MANILA — When the Philippines committed to loan $1 billion to the International Monetary Fund last month for money aimed at bailing out debt-ridden nations in Europe, the country had another thing to brag about to help boost its image as an emerging player on the financial world stage. While the loan remains controversial in a country battling poverty, it also marked a milestone for an economy that has been steadily strengthening in recent years.
On Wednesday the ratings agency Standard and Poor’s upgraded its credit-worthiness assessment of the Philippines to one notch away from “investment grade.” This follows ratings agency Moody’s “positive” mark in May of two steps below grade and a one-step below grade rating from Fitch a year ago.
European Chamber of Commerce President Hubert d’Aboville optimistically looks ahead to next year and what he predicts will be a step up to the coveted investment grade level. “You will see right away a move towards the Philippines because it’s… investment grade, which is parallel to stability,” he said.
Attaining investment grade means a developing country like the Philippines would have access to the international bond market. It would also demonstrate stability to foreign companies looking to locate here. D’Aboville says having an investment grade rating would calm leery investors who name corruption as the biggest deterrent.
Finance Secretary Cesar Purisima says under the Aquino administration, which just this month completed two years in power, two things have helped crack down on corruption and raise revenues. First, government is going after smugglers and tax evaders on a weekly basis. And second, it switched to zero-based budgeting, which should lessen chances for skimming off funds because budgets are planned only for the period in which they will be used.
“As a result, the increase in revenue year on year say from 2010 to 2011 was the highest in over 10 years without new taxes or asset sales," Purisima stated. "And we’ve continued that.”
Purisima says about $180 million dollars has been collected so far, which is less than one percent of the country’s GDP. Also, central bank foreign reserves hit $76 billion, which allowed it to invest the $1 billion in the IMF bailout.
These and several other measures caught the attention of credit rating agencies. In addition, economic forecasters have noted a number of record high days in the stock market this year among other positive indicators.
Hong Kong and Shanghai Banking Corporation Economist Trinh Nguyen says the Philippines has positioned itself well against potential hazards such as the eight month-stretch last year of lower exports. “The government ramped up spending to offset anticipated low external demand,” noted Nguyen.
Government spending on infrastructure projects bolstered growth to 6.4 percent in the first quarter of the year giving it the second highest growth rate in Asia for the period. Additionally, Nguyen says, major infrastructure should get a boost with projects between government and private entities. But those have been slow developing.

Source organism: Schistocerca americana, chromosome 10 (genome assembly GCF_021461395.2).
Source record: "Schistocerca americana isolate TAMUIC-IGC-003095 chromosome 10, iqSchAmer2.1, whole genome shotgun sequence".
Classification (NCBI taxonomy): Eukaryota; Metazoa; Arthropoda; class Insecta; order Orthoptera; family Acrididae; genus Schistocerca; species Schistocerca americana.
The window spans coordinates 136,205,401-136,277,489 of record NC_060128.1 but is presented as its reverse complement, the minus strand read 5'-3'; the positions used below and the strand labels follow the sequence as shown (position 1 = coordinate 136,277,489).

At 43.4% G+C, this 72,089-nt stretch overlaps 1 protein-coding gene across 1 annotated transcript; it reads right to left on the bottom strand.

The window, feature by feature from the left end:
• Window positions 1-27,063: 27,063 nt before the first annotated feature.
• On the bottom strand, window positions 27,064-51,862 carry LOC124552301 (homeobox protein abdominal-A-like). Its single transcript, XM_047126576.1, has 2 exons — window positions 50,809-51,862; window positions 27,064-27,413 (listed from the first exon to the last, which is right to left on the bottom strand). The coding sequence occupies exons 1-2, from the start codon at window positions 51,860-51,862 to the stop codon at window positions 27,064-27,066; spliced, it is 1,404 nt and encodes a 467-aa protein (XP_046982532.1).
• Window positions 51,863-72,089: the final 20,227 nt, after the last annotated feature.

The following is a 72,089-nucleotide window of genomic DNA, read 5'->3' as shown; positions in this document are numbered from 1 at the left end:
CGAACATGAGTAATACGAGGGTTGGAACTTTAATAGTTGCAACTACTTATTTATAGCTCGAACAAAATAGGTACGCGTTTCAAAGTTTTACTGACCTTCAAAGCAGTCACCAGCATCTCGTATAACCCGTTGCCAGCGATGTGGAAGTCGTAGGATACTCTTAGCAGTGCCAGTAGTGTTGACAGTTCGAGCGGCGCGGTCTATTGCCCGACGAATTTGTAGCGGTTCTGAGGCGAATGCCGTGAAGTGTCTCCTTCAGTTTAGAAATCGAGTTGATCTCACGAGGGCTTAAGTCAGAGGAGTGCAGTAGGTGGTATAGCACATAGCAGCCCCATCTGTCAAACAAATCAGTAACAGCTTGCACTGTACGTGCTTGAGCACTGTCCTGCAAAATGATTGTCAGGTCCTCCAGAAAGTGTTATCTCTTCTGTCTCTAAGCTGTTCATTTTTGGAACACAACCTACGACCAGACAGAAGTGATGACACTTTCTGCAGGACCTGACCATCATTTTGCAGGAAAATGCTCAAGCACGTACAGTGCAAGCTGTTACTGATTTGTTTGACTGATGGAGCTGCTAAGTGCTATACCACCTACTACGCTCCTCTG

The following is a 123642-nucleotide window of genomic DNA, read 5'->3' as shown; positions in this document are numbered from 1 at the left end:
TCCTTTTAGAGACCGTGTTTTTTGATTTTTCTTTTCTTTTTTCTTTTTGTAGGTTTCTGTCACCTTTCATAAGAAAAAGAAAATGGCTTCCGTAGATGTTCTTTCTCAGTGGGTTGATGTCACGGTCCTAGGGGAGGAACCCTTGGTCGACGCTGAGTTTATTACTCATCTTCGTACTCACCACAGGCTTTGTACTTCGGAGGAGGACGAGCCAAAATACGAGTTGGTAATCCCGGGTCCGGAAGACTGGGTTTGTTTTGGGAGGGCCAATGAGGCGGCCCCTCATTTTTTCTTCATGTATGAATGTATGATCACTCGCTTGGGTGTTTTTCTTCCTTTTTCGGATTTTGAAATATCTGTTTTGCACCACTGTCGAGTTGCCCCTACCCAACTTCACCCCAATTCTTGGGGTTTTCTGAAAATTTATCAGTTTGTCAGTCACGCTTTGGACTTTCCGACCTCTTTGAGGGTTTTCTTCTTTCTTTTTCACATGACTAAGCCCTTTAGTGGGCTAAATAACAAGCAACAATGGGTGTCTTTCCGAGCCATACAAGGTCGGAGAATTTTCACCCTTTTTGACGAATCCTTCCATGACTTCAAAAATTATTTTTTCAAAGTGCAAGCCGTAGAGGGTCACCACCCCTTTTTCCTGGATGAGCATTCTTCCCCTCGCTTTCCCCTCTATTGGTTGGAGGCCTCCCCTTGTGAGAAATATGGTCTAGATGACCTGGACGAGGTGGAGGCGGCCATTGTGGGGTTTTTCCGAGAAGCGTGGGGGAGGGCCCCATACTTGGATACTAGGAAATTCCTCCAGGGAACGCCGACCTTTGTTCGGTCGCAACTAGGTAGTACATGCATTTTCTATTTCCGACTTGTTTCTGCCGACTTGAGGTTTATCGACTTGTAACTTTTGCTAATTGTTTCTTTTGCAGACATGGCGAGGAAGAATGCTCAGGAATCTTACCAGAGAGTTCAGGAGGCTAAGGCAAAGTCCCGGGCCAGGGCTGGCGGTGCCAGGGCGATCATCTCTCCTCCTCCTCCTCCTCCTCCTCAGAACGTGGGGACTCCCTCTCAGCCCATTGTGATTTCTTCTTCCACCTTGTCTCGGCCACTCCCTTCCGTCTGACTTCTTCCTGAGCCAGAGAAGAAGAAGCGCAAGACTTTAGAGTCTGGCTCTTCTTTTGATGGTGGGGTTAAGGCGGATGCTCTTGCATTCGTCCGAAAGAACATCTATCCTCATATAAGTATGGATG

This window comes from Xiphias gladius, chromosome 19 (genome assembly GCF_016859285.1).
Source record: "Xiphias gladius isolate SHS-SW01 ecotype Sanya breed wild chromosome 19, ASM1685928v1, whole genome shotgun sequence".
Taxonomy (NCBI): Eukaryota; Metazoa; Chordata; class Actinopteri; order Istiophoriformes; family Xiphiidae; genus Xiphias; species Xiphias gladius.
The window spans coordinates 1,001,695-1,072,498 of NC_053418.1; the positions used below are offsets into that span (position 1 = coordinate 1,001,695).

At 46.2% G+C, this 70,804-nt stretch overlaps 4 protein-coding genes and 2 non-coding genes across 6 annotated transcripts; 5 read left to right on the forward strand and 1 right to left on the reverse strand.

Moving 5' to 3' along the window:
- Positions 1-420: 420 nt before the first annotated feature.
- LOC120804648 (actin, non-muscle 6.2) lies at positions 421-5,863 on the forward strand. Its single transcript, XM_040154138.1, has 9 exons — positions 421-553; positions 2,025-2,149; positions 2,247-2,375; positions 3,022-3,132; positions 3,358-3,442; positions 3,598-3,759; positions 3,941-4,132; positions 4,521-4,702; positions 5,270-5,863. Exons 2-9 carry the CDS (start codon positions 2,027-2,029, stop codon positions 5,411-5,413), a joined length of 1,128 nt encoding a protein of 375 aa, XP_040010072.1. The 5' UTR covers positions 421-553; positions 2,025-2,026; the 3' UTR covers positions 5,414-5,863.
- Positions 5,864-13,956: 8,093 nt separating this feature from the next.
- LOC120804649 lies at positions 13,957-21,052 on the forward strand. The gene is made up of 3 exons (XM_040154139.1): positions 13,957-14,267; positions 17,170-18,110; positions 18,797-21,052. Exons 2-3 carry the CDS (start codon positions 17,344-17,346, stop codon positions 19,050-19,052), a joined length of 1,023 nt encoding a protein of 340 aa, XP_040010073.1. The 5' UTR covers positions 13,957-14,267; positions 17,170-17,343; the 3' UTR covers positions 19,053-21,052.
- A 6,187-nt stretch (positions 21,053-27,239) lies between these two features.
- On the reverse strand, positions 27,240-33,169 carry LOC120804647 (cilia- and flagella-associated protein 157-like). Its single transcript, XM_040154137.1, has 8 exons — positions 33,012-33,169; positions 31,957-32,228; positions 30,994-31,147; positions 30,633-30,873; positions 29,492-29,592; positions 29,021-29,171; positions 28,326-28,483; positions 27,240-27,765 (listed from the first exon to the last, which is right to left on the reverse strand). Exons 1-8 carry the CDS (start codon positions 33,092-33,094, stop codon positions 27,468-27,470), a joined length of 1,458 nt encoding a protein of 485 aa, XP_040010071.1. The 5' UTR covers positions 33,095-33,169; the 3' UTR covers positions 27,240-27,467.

While the Philippines has its eye on a brighter economic picture, major economies such as the United States and some European Union countries continue to falter from a prolonged economic downturn. Purisima says this presents opportunities for the Philippines because during tough times companies streamline. “One of the proven ways of making companies more efficient is reducing their backroom costs and outsourcing to countries such as the Philippines has been proven to be very effective,” he said.
Purisima says the call center and knowledge-based support service industry has been growing by 25-percent each year, bringing in $11 billion last year. He also points to tourism and trade as areas where the Philippines could stand to be aggressive.
Trade and Industry Secretary Gregory Domingo says apart from Germany, European Union countries are not as active trade partners as the United States. In the region, China is less of an investor in the Philippines. Instead Filipino businesses invest nearly four times more in China than China does in the Philippines. But Domingo says his office is hard at work trying to lure more foreign direct investment.
“My team here at D.T.I. which takes care of investors who come here, they’ve never been so busy," noted Domingo. "This is the busiest year that I can recall ever. So we’ve had a continuous stream of investment missions from different countries.”
However, visits from potential foreign investors do not automatically result in commitments. Last year foreign direct investments came to about $1billion. Nguyen calls that “very low” compared to Vietnam, which drew $11 billion or the $13 billion that went to Indonesia. “The business environment in the Philippines relative to its size is significantly lagging,” she said.
The World Bank’s “Doing Business” report shows the Philippines in the bottom third among East Asian and Pacific peers in most of the categories, such as “Ease of Doing Business” and “Paying Taxes.”
While Hubert d’Aboville of the European Chamber likes the direction the country is headed, he says it has to last well beyond the current administration to get serious notice from foreign direct investors. This includes changing what he calls a backwards law that requires all businesses in the Philippines to be 60-percent owned by citizens and no more than 40-percent by foreigners.
“You cannot invest your hundreds of millions of dollars in a place where you will not have control of you investment,” said D’Aboville.
Foreign investors will have more to contend with than the statute commonly called the 60-40 law. Right now local banks flush with liquidity are loaning at a strong pace to big domestic players. As a result, the Department of Trade and Industry is seeing 50-percent investment from locals versus 30-percent from foreigners.